Anna Deavere Smith delivers the 44th Jefferson Lecture in the Humanities
The genius detective from Sir Arthur Conan Doyle has inspired a mountain of imitations.
Jay "Ding" Darling was the best friend a duck ever had.
Alaska's sea-otter hunting left records of village life.
Florida's coast was a deadly place for seventeenth-century castaways.
Kansans relive the guerrilla raids of the Border Wars.
Robert Smalls commandeered a Confederate ship to escape from slavery in South Carolina.
Fifty years ago, James Meredith integrated the University of Mississippi.
Massachusetts nearly secedes during the War of 1812.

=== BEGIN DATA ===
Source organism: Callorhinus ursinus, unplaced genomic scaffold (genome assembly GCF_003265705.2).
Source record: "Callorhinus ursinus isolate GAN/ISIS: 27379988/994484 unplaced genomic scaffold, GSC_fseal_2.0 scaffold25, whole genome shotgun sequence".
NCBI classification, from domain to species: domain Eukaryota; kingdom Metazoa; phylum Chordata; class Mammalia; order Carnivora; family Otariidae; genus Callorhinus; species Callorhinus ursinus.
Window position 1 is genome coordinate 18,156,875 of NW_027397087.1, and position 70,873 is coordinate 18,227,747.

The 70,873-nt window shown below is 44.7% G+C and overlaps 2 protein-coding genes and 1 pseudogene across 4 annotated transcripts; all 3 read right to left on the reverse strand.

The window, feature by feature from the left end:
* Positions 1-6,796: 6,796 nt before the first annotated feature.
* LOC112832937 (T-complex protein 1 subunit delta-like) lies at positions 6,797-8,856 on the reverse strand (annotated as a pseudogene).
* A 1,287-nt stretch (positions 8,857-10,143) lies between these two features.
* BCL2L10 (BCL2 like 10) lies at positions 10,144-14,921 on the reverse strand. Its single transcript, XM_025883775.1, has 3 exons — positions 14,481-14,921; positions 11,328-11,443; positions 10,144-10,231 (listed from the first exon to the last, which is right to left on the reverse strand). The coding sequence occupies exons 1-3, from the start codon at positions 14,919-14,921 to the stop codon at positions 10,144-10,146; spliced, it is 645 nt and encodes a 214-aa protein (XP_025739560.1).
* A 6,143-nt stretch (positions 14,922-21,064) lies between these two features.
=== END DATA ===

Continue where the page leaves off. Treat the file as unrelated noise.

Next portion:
A steel town in New Jersey made the Golden Gate Bridge possible.
A cache of photographs reveals the history of a historic Rhode Island house.
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Humboldt in the New World
Journeying through South America, Alexander von Humboldt sought nothing less than "the unity of nature."
By Anna Maria Gillis
Done with Tolstoy
Famed translators Pevear and Volokhonsky reach another milestone.
By Kevin Mahnken
A Workingman's Poet
Frankness and plain speaking made Carl Sandburg a celebrity.
By Danny Heitman
The Blue Humanities
In studying the sea, we are returning to our beginnings.
By John R. Gillis
Ralph Waldo Emerson
What accounts for Emerson's endurance as a writer?
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